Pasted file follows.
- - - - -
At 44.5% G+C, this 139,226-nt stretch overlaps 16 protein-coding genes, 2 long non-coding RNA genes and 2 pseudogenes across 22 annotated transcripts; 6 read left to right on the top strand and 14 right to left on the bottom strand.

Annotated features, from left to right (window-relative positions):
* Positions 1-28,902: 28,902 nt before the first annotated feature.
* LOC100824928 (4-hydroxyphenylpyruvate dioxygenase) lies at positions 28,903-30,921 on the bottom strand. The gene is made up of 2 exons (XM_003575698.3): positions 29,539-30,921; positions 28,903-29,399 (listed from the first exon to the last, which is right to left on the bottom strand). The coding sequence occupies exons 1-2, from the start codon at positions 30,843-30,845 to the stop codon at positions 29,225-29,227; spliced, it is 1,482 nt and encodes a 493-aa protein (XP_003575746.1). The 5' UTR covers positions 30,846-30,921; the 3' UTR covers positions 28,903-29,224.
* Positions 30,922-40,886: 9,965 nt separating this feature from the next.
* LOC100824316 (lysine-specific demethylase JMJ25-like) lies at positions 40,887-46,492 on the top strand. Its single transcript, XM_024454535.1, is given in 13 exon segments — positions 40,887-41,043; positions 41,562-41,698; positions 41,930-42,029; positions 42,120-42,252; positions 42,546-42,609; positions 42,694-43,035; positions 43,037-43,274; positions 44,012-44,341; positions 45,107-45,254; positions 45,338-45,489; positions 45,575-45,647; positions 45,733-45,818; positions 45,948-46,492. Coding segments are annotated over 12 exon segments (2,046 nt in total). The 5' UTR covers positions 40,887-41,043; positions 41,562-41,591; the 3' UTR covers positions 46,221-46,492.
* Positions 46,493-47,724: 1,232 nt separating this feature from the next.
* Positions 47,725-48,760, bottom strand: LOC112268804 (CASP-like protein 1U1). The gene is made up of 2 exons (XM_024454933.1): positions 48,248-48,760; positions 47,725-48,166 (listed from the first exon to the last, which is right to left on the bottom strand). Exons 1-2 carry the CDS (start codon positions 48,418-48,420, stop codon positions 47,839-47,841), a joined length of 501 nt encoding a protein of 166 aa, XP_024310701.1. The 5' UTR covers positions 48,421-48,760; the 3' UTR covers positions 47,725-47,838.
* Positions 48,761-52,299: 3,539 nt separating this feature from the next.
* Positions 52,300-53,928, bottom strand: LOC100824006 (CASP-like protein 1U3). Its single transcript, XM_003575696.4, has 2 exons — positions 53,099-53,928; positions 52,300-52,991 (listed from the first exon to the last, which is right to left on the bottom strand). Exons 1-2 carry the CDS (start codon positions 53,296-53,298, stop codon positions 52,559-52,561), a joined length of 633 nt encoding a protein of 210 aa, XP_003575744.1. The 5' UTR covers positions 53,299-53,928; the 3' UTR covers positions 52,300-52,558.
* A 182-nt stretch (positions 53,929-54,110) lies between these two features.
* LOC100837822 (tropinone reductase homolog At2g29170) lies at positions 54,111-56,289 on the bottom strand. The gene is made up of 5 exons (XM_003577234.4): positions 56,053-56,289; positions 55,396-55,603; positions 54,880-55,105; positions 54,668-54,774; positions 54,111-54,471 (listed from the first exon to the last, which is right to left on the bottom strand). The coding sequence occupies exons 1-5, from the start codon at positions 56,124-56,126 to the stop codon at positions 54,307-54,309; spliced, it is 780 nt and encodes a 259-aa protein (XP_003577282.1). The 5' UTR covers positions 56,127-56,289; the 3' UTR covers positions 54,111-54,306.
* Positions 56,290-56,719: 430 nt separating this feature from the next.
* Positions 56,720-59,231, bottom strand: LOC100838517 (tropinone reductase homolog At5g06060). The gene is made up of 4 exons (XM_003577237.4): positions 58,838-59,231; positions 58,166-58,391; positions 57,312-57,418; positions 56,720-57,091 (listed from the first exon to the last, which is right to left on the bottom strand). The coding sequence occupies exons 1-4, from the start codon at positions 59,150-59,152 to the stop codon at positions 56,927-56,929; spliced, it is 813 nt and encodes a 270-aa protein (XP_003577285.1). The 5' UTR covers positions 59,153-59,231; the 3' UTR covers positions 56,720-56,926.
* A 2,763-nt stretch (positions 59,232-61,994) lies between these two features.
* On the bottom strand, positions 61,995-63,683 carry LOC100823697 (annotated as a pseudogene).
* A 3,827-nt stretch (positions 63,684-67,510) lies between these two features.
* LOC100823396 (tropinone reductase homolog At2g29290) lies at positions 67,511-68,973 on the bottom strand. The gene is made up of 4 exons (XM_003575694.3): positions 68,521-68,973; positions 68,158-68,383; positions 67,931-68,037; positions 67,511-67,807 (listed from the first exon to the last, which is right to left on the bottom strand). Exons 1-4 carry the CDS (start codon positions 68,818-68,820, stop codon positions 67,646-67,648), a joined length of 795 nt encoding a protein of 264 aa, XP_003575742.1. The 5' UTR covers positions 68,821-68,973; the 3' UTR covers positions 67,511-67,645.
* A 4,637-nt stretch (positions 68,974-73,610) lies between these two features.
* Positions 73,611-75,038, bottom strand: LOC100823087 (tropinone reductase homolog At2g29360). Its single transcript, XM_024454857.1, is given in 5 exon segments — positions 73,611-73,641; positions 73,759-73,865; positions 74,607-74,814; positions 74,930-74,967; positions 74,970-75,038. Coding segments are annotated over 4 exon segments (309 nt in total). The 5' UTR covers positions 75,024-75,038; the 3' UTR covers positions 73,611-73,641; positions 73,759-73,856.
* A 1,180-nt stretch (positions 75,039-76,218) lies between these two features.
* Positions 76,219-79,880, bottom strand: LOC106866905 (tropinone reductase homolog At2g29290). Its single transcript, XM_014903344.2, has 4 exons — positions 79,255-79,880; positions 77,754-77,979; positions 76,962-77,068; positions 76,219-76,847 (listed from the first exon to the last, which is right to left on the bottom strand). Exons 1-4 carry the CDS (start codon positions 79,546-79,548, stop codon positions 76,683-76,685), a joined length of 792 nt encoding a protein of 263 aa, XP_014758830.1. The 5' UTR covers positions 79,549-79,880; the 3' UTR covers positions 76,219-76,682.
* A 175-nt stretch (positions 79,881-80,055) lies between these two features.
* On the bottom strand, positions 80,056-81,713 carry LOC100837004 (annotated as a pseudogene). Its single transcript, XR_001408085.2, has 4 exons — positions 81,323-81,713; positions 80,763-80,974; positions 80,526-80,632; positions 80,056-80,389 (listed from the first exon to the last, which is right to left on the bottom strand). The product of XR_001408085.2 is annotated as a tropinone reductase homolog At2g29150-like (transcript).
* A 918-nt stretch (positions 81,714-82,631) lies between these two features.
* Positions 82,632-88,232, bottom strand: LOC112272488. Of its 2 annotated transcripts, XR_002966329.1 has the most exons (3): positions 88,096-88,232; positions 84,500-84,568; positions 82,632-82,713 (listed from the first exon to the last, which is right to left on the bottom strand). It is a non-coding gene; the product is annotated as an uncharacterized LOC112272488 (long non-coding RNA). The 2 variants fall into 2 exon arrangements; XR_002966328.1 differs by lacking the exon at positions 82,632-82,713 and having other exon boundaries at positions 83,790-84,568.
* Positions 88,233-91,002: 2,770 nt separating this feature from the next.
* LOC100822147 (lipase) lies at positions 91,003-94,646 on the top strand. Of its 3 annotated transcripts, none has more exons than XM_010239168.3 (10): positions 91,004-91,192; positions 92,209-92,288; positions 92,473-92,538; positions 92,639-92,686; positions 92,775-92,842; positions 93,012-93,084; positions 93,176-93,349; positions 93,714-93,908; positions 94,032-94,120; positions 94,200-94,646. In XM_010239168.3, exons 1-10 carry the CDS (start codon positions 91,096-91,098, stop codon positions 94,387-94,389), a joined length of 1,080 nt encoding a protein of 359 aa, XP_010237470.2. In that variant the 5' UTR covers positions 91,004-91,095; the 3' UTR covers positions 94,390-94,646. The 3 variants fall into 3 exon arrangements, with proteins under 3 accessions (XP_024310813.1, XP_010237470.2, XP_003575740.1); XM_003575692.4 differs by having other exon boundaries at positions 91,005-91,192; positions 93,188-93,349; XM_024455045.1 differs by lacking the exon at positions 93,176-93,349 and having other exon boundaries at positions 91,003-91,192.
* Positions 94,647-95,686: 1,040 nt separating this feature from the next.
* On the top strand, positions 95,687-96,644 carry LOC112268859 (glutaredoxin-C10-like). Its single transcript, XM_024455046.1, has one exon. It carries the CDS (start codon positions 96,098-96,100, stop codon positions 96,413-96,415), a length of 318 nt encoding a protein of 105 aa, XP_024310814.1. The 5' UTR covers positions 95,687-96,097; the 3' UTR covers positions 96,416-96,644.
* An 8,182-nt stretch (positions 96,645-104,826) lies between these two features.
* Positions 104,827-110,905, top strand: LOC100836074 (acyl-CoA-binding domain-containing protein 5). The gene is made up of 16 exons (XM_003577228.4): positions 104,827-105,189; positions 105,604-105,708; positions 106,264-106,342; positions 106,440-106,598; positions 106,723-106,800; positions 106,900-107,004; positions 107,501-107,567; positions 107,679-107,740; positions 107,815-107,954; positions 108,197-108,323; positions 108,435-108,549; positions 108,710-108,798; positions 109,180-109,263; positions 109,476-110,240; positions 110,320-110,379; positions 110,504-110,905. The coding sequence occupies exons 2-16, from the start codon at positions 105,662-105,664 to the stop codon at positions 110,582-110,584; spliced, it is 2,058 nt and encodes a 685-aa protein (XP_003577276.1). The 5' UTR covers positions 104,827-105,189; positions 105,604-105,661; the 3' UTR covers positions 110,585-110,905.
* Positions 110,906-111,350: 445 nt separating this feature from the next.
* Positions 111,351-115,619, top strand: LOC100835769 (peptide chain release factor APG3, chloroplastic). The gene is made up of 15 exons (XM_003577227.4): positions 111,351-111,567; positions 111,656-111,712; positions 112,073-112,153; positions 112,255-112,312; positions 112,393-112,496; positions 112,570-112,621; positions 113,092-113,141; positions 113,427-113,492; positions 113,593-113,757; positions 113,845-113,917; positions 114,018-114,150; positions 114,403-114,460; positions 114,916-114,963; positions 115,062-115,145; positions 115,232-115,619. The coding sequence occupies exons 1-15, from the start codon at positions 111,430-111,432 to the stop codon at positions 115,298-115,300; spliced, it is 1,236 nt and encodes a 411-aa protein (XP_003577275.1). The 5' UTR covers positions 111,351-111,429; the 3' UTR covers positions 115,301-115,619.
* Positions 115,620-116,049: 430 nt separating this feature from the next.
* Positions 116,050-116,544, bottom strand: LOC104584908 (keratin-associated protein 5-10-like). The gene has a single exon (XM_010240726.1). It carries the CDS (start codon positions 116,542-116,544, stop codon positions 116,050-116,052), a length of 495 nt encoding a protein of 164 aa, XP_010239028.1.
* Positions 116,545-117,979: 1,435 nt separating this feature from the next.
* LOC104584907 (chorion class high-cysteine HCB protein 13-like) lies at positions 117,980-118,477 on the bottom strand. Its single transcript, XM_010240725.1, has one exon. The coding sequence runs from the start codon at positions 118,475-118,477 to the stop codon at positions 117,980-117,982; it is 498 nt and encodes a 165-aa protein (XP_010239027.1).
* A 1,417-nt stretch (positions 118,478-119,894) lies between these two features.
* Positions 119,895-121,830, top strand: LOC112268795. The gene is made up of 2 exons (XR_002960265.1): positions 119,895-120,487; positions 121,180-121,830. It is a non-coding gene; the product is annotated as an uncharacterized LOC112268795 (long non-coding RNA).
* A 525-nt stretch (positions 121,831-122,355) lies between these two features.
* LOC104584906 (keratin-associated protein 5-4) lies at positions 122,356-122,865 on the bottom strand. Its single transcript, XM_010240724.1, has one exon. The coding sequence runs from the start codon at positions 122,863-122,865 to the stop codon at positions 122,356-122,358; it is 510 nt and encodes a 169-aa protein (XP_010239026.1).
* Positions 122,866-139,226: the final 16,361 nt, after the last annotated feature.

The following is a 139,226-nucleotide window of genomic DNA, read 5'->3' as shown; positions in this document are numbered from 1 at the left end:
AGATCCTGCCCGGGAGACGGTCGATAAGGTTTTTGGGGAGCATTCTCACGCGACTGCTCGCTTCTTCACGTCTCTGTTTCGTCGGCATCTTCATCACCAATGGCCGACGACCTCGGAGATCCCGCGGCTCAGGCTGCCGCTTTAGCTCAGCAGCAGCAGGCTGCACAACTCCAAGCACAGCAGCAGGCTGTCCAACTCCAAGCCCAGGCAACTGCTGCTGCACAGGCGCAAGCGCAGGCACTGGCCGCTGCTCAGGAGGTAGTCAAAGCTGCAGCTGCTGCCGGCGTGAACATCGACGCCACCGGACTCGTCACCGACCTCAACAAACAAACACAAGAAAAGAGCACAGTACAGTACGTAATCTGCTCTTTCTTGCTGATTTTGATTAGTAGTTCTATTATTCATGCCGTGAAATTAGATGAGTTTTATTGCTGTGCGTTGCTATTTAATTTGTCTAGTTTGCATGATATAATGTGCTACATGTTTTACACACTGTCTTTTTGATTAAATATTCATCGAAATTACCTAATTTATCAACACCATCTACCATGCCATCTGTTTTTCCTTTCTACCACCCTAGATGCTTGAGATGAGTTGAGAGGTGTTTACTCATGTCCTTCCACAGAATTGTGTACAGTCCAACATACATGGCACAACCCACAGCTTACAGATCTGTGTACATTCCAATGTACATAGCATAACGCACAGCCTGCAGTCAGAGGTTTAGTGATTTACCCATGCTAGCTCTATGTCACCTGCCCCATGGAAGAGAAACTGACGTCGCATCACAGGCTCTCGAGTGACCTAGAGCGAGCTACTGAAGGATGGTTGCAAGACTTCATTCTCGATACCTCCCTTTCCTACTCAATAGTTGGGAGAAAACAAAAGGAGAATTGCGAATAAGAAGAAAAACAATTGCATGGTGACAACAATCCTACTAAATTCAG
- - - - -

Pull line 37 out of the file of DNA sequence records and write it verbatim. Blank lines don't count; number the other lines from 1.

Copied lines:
* Positions 116,545-117,979: 1,435 nt separating this feature from the next.